MINNEAPOLIS, Minn. — The best season in Ohio State University women’s ice hockey history came to an end on Friday as the Buckeyes fell to the defending nation champion Clarkson Golden Knights, 1-0, in an overtime thriller at Ridder Arena.
The Buckeyes (24-11-4, 14-6-4 WCHA) out-shot the Golden Knights, 41-34, including an 18-to-7 shots-on-goal advantage in the third period. Goaltender Kassidy Sauvé finished with 33 saves against the No. 1 seed in the NCAA tournament. Going back to Ohio State’s shutout of Boston College in the NCAA semifinal, Sauvé went 136:12 consecutive minutes of NCAA tournament game time without allowing a goal before Loren Gabel’s game winner found the back of net near the end of overtime.
Though the loss ends the season, this year’s Buckeye team has no reason to hang their heads. The 24 wins the team accumulated this year are the most in program history. The squad also set new highs in Western Collegiate Hockey Association wins with 14, and the eight consecutive home wins the team rattled off through January and February is the longest streak for any OSU women’s hockey team.
When the WCHA announced its yearly awards, the Buckeyes found themselves represented at every level. Head coach Nadine Muzerall was named WCHA Coach of the Year, the first Buckeye coach to win the award. For the third time the WCHA Rookie of the Year hailed from the Buckeyes as Emma Maltais brought home the honors. Maltais was also named to the All-WCHA First Team and the All-WCHA Rookie Team. Jincy Dunne joined her on the All-WCHA First Team, while Sauvé was selected as the All-WCHA Second Team goaltender, and Tatum Skaggs found her name on the All-WCHA Third Team.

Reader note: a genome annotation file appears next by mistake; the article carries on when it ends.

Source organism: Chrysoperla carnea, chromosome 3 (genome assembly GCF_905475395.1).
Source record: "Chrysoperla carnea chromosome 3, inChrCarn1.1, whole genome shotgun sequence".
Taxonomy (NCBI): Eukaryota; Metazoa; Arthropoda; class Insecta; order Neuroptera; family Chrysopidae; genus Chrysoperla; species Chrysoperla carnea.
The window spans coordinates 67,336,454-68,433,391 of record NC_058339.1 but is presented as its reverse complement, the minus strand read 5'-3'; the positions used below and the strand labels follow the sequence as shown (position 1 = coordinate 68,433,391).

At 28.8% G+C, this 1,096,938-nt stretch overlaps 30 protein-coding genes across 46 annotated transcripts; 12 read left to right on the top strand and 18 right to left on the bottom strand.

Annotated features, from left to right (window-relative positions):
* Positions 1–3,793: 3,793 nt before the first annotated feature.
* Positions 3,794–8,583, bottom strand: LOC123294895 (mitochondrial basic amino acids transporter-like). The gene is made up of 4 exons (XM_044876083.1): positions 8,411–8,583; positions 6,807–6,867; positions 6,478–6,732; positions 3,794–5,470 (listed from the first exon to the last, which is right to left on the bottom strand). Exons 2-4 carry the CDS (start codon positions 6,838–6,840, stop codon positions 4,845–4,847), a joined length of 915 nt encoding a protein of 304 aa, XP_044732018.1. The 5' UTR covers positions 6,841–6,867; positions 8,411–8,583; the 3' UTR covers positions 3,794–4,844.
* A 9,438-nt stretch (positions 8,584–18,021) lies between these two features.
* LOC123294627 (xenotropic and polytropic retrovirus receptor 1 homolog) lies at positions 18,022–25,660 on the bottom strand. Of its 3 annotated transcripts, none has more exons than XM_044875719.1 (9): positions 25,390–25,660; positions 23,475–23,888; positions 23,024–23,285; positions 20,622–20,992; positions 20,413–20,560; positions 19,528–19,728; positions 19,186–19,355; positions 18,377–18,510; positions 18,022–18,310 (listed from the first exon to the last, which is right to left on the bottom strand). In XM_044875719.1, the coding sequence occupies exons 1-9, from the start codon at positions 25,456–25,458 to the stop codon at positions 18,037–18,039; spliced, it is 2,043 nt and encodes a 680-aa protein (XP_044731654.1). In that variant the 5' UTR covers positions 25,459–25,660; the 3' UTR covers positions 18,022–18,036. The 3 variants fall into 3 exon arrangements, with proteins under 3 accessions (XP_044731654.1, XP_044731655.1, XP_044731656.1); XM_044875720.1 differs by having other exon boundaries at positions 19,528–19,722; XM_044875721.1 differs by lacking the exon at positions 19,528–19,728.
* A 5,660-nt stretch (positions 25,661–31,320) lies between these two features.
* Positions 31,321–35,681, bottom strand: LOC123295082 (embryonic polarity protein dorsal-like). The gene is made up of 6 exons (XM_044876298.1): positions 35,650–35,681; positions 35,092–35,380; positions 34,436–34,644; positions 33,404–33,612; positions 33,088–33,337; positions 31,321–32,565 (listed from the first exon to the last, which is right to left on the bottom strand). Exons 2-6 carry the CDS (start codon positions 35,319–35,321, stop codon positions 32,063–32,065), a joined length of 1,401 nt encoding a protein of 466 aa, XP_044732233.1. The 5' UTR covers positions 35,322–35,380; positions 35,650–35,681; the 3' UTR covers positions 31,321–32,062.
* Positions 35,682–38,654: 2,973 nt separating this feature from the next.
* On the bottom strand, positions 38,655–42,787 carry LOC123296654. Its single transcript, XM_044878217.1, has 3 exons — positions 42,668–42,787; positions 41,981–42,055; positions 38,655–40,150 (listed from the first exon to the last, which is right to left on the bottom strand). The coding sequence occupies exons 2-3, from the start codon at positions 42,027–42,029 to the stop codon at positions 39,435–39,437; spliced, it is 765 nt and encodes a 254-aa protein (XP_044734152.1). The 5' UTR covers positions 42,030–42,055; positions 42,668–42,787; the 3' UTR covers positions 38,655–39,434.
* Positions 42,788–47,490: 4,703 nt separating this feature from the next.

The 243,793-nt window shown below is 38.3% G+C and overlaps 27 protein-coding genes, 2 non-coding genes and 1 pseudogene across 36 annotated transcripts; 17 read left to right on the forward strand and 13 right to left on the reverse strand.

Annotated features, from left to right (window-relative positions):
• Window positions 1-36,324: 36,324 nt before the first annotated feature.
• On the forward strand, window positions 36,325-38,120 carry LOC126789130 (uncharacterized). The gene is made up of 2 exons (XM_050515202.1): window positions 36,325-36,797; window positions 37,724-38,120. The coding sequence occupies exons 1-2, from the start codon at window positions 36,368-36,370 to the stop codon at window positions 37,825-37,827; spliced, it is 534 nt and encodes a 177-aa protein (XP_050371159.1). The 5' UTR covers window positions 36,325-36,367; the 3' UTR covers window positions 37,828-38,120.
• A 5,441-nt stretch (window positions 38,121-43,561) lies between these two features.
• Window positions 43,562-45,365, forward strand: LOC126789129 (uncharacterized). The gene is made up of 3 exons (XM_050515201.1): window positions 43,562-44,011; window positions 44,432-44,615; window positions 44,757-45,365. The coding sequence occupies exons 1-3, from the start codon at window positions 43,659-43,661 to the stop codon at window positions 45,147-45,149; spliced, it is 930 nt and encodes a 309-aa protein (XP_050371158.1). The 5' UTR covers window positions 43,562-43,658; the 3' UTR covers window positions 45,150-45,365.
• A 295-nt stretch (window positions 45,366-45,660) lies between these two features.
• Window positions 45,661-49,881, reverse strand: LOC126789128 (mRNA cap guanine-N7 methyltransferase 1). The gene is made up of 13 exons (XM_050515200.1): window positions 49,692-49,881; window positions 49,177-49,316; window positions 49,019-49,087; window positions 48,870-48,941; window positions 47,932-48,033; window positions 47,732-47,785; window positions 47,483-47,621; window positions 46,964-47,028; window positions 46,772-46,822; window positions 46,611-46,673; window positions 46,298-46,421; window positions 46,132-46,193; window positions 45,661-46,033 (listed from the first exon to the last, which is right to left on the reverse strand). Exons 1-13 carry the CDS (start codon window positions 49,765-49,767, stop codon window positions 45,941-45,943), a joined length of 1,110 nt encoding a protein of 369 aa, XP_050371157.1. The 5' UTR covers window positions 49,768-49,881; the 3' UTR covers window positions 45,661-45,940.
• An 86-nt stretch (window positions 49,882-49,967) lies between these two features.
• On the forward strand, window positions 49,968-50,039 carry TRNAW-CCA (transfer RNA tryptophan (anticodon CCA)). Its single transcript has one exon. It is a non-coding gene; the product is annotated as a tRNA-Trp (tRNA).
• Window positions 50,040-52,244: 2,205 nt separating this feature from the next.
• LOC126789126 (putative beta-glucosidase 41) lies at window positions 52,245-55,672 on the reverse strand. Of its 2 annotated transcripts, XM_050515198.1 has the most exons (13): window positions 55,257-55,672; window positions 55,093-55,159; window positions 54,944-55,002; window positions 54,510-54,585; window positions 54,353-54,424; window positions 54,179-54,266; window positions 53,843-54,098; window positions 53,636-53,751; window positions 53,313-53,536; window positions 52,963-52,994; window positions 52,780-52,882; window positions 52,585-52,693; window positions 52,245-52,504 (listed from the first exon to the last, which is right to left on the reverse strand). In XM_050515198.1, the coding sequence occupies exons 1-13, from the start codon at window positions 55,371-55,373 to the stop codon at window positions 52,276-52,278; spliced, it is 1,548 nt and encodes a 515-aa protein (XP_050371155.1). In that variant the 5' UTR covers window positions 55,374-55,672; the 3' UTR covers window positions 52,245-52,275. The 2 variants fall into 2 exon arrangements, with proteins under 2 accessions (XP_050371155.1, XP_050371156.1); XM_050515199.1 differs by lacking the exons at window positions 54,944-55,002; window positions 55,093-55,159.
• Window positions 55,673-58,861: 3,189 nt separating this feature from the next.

The individual honors don’t end there. Co-Captain Lauren Spring is among the five finalists for the Hockey Humanitarian Award, set to be announced at the NCAA Men’s Frozen Found in April. As the team arrived in Minneapolis for the Frozen Four, more individual honors were bestowed on the team as Jincy Dunne was named an American Hockey Coaches Association All-American, and Jacyn Reeves eanred the NCAA Elite 90 Award. For the first time in program history, the team’s season ends in an NCAA tournament game, and not just being in the tournament, but the Frozen Four. No team in program history had ever made the tournament, let alone reach the Frozen Four.
No team wants to end their season without hoisting the championship trophy, but the 2017-18 Ohio State University women’s ice hockey team reached new highs for the program, and raised the bar for what the program can do.